The infrastructure needs to be constructed by todays government for the future population. For some reason (unknown to me) governments seem unwilling to do anything that will truly benefit future generations if their are no rewards for those generations that are here now.


Aha! Here we come to the root of the problem, and the reason I pop up whenever I hear people extolling the benefits of saving and recycling. Are you sitting comfortably? Then |I'll begin.....

A long time ago, governments and civil servants saw themselves as mainly there to benefit the people. They ran foreign policy, and defence, and developed big country-wide infrastructure projects like railways, sewers, telecommunications, broadcasting and the National Grid.

They soon ended up with a lot of expensive equipment and services under their control, and, being civil servants, ran it quite inefficiently, without much commercial accumen.

Thatcherism changed all that. All this expensive infrastructure was sold to industry, who operated it much more efficiently than the civil servants. Look at the mobile phone explosion. Thatcherite ideas made a lot of profit for both government and industry, and were quickly copied all round the world. Unfortunately, civil servants work for the people, but industry works for profit....

As I indicated earlier, industry are always looking to maintain their profits, and will not invest in lifetime payback projects. They have politically-inspired financial disasters like the Channel Tunnel to show them what happens if they ignore profit predictions. So they will not invest heavily in new infrastructure unless, like phones, you can show a profit in 5 years or less. They will get as much as they can out of the existing infrastructure, and governments, having launched the idea, supported them in this, though they are now starting to have second thoughts...

Speaking generally, we have now used up all the slack that was built into the old infrastructure. Technology has helped this - we now run with many more trains on a track than 50 years ago, and our Grid is much nearer to 100% load - all enabled by computer technology. We badly need new and expanded services - indeed, in the UK I think it is already too late for electricity generation, and I anticipate rolling brown-outs in the next 10 years before we can get more power stations on line...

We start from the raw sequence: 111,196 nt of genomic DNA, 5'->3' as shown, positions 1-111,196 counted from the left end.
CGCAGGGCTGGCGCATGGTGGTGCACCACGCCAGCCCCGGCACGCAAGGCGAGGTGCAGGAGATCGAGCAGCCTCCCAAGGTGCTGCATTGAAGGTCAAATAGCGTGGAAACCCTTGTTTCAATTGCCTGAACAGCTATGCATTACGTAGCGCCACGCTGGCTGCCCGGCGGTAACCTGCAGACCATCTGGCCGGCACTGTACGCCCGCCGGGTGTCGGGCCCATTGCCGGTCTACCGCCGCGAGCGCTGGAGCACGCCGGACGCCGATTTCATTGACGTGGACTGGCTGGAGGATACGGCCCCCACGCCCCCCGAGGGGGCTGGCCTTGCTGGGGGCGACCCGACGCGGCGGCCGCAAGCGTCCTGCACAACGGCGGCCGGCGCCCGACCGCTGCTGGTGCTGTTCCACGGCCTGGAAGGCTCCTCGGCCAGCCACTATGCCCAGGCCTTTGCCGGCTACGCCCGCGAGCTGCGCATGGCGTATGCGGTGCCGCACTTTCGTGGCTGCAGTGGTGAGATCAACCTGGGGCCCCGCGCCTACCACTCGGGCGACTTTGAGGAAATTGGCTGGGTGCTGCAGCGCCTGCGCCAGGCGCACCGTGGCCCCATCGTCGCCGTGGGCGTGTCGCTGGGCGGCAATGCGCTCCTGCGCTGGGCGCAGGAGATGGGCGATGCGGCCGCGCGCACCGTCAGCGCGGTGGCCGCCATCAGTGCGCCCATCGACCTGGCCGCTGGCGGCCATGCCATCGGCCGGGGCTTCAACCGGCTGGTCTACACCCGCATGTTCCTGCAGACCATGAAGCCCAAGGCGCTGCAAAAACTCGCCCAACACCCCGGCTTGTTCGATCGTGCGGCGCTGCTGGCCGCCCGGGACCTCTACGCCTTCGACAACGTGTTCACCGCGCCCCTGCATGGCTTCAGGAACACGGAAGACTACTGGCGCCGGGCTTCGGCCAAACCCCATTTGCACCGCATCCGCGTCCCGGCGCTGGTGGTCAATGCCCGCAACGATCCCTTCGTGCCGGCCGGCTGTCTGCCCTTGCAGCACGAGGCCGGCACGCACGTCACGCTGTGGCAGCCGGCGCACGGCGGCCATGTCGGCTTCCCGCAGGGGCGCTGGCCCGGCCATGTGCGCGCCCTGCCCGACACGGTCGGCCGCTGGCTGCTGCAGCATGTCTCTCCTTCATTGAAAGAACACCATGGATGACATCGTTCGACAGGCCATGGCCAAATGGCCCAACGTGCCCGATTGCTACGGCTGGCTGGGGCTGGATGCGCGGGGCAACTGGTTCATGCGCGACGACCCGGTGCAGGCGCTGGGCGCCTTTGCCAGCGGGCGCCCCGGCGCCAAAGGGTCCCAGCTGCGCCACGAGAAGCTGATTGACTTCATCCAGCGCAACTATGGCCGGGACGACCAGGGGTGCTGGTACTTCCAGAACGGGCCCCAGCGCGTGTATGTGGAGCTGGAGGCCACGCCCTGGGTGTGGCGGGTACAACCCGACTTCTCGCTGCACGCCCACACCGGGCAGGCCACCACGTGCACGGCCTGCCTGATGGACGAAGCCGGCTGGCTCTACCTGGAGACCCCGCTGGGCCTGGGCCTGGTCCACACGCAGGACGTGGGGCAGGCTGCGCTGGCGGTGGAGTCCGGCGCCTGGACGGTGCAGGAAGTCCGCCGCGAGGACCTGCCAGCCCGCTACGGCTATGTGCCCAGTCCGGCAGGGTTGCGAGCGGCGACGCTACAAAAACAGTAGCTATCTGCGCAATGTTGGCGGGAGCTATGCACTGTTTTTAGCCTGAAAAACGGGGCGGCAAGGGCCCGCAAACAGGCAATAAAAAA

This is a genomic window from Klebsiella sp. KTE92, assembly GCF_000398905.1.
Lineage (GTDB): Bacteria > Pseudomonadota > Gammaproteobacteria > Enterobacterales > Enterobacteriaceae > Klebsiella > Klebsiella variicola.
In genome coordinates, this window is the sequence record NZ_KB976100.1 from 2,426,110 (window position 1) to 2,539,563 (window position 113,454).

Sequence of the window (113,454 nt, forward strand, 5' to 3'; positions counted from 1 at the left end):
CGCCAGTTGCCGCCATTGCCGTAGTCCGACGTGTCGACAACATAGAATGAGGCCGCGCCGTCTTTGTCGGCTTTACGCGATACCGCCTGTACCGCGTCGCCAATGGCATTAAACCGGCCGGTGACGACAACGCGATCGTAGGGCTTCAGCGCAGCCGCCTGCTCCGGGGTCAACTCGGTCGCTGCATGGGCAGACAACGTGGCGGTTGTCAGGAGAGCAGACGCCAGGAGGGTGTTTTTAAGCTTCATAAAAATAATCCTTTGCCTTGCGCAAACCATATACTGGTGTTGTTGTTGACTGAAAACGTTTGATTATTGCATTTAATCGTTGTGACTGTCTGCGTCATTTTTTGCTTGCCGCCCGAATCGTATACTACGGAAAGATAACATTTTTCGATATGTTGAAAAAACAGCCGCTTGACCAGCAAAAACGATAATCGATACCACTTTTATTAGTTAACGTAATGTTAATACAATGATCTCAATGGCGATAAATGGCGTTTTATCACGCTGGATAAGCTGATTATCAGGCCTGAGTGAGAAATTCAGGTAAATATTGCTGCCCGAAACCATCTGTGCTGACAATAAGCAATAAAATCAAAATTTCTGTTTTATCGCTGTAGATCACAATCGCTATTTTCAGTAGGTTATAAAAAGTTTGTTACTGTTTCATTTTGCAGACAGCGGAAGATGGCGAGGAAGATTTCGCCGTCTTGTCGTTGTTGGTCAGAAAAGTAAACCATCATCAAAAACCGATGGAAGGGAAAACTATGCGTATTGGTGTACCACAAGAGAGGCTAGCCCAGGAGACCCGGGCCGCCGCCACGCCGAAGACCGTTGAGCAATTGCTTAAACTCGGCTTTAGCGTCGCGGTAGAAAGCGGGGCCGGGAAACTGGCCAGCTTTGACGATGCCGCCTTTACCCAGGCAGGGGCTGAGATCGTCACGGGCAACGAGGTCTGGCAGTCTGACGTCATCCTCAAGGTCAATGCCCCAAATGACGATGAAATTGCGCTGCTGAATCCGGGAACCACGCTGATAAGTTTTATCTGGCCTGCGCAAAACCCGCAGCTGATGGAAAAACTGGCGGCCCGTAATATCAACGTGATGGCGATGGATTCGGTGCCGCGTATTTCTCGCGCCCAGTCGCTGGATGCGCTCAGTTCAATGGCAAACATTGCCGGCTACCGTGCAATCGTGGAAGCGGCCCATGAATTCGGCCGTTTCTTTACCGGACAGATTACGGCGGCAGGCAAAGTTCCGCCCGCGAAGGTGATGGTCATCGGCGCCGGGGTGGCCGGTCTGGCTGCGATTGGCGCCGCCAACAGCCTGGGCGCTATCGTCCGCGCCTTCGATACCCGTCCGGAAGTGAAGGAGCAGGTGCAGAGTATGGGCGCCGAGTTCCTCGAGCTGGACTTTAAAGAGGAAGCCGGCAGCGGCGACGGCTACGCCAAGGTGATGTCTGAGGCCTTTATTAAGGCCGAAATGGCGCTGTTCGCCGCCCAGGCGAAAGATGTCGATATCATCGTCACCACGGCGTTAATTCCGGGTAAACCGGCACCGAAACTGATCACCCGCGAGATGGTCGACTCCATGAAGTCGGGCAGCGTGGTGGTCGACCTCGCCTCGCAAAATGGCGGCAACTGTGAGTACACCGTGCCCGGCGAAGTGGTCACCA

The industry is addressing this problem by trying to cut demand. It has stoked up an almost religous fervour for 'green environmentalism'. This is aimed squarely at the government regulators, who may be minded to 'force' companies to invest. The total savings you can get if the public turn off standby on TVs is miniscule, but if you can make it impossible for a government to consider a series of new power stations, you have saved your company and shareholders many billions.

This is managed by running advertising campaigns, working with environmental activists, with the aim of turning people off the whole idea of new technology. You may think it's odd - I couldn't possibly comment - but it makes perfect financial sense. Get people to reject the whole idea of new investment, as a religious duty, and you won't be forced to pay for any of it. That is why I try to encourage people to think about what lies behind the glib phrases and exhortations to 'Save a little bit'...

Eventually, of course, government will have to buy back the infrastructure from industry if they want it run for the benefit of the people. But  by then, the politicians who made their reputations in this way will be long dead.... 





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malcolmfrary

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Re: Hosepipe Ban Coming?
« Reply #23 on: June 22, 2010, 02:30:50 pm »

Quote
For 'jaded' and cynical, it's hard to beat an ex-Whitehall civil servant...
Not cynical.  Cynical means not caring about the evil being perpetrated.  Sceptical, on the other hand, mean not believing the words of those giving the instructions for the particular evil.  You didn't need to be in Whitehall.

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Bee

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Re: Hosepipe Ban Coming?
« Reply #24 on: June 26, 2010, 12:18:16 am »

I thought the problem was the increasing amount of water. Burning 1 unit of methane makes two units of water.
A few years ago the water companies were criticised because they like building reservoirs. A new reservoir is a capital asset increasing the share price, whereas if they just mend a leaking pipe they only have the same number of pipes they started with.